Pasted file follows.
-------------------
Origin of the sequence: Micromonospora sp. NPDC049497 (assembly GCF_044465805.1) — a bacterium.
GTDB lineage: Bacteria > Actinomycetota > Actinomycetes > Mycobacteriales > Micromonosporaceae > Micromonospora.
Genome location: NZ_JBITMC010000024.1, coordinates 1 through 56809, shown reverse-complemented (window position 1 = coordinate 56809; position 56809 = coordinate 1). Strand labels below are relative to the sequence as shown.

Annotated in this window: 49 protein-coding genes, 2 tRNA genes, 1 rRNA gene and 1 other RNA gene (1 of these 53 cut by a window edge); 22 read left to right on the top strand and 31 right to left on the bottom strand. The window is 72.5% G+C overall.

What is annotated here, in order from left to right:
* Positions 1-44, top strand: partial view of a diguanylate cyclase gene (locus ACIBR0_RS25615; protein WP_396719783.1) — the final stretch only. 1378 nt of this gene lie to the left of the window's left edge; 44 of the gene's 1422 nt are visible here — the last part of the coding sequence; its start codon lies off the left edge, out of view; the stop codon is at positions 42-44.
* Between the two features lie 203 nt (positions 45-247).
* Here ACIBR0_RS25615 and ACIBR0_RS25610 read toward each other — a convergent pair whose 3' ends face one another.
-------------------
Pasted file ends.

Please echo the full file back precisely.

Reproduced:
Origin of the sequence: Micromonospora sp. NPDC049497 (assembly GCF_044465805.1) — a bacterium.
GTDB lineage: Bacteria > Actinomycetota > Actinomycetes > Mycobacteriales > Micromonosporaceae > Micromonospora.
Genome location: NZ_JBITMC010000024.1, coordinates 1 through 56809, shown reverse-complemented (window position 1 = coordinate 56809; position 56809 = coordinate 1). Strand labels below are relative to the sequence as shown.

Annotated in this window: 49 protein-coding genes, 2 tRNA genes, 1 rRNA gene and 1 other RNA gene (1 of these 53 cut by a window edge); 22 read left to right on the top strand and 31 right to left on the bottom strand. The window is 72.5% G+C overall.

What is annotated here, in order from left to right:
* Positions 1-44, top strand: partial view of a diguanylate cyclase gene (locus ACIBR0_RS25615; protein WP_396719783.1) — the final stretch only. 1378 nt of this gene lie to the left of the window's left edge; 44 of the gene's 1422 nt are visible here — the last part of the coding sequence; its start codon lies off the left edge, out of view; the stop codon is at positions 42-44.
* Between the two features lie 203 nt (positions 45-247).
* Here ACIBR0_RS25615 and ACIBR0_RS25610 read toward each other — a convergent pair whose 3' ends face one another.